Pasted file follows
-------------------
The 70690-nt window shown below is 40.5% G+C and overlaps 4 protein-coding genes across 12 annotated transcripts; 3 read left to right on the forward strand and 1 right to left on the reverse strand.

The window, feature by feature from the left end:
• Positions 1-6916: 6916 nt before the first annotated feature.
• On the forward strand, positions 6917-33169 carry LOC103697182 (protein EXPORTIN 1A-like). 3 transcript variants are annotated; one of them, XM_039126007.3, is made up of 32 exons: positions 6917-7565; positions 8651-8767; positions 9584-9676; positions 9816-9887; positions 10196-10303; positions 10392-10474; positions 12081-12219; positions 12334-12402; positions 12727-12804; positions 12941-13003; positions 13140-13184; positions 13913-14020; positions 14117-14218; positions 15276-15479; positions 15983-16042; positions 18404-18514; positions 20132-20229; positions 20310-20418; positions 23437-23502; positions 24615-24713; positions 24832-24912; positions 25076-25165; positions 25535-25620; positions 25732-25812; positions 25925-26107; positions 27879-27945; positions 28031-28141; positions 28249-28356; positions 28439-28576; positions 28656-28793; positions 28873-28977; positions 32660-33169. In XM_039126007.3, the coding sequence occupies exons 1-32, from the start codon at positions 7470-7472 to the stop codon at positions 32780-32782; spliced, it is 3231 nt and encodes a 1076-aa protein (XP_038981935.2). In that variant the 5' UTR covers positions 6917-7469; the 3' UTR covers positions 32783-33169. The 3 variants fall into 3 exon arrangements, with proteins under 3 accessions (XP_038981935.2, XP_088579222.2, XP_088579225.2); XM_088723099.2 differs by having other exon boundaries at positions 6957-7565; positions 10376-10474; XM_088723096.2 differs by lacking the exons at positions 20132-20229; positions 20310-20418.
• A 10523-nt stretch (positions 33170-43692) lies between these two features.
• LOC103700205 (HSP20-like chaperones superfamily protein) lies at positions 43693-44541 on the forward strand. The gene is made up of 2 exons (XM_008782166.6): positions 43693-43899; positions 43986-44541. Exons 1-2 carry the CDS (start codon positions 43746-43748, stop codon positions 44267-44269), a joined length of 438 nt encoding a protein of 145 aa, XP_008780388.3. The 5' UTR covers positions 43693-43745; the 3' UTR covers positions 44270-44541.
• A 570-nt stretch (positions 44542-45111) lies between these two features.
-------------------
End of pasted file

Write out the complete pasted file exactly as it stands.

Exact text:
The 70690-nt window shown below is 40.5% G+C and overlaps 4 protein-coding genes across 12 annotated transcripts; 3 read left to right on the forward strand and 1 right to left on the reverse strand.

The window, feature by feature from the left end:
• Positions 1-6916: 6916 nt before the first annotated feature.
• On the forward strand, positions 6917-33169 carry LOC103697182 (protein EXPORTIN 1A-like). 3 transcript variants are annotated; one of them, XM_039126007.3, is made up of 32 exons: positions 6917-7565; positions 8651-8767; positions 9584-9676; positions 9816-9887; positions 10196-10303; positions 10392-10474; positions 12081-12219; positions 12334-12402; positions 12727-12804; positions 12941-13003; positions 13140-13184; positions 13913-14020; positions 14117-14218; positions 15276-15479; positions 15983-16042; positions 18404-18514; positions 20132-20229; positions 20310-20418; positions 23437-23502; positions 24615-24713; positions 24832-24912; positions 25076-25165; positions 25535-25620; positions 25732-25812; positions 25925-26107; positions 27879-27945; positions 28031-28141; positions 28249-28356; positions 28439-28576; positions 28656-28793; positions 28873-28977; positions 32660-33169. In XM_039126007.3, the coding sequence occupies exons 1-32, from the start codon at positions 7470-7472 to the stop codon at positions 32780-32782; spliced, it is 3231 nt and encodes a 1076-aa protein (XP_038981935.2). In that variant the 5' UTR covers positions 6917-7469; the 3' UTR covers positions 32783-33169. The 3 variants fall into 3 exon arrangements, with proteins under 3 accessions (XP_038981935.2, XP_088579222.2, XP_088579225.2); XM_088723099.2 differs by having other exon boundaries at positions 6957-7565; positions 10376-10474; XM_088723096.2 differs by lacking the exons at positions 20132-20229; positions 20310-20418.
• A 10523-nt stretch (positions 33170-43692) lies between these two features.
• LOC103700205 (HSP20-like chaperones superfamily protein) lies at positions 43693-44541 on the forward strand. The gene is made up of 2 exons (XM_008782166.6): positions 43693-43899; positions 43986-44541. Exons 1-2 carry the CDS (start codon positions 43746-43748, stop codon positions 44267-44269), a joined length of 438 nt encoding a protein of 145 aa, XP_008780388.3. The 5' UTR covers positions 43693-43745; the 3' UTR covers positions 44270-44541.
• A 570-nt stretch (positions 44542-45111) lies between these two features.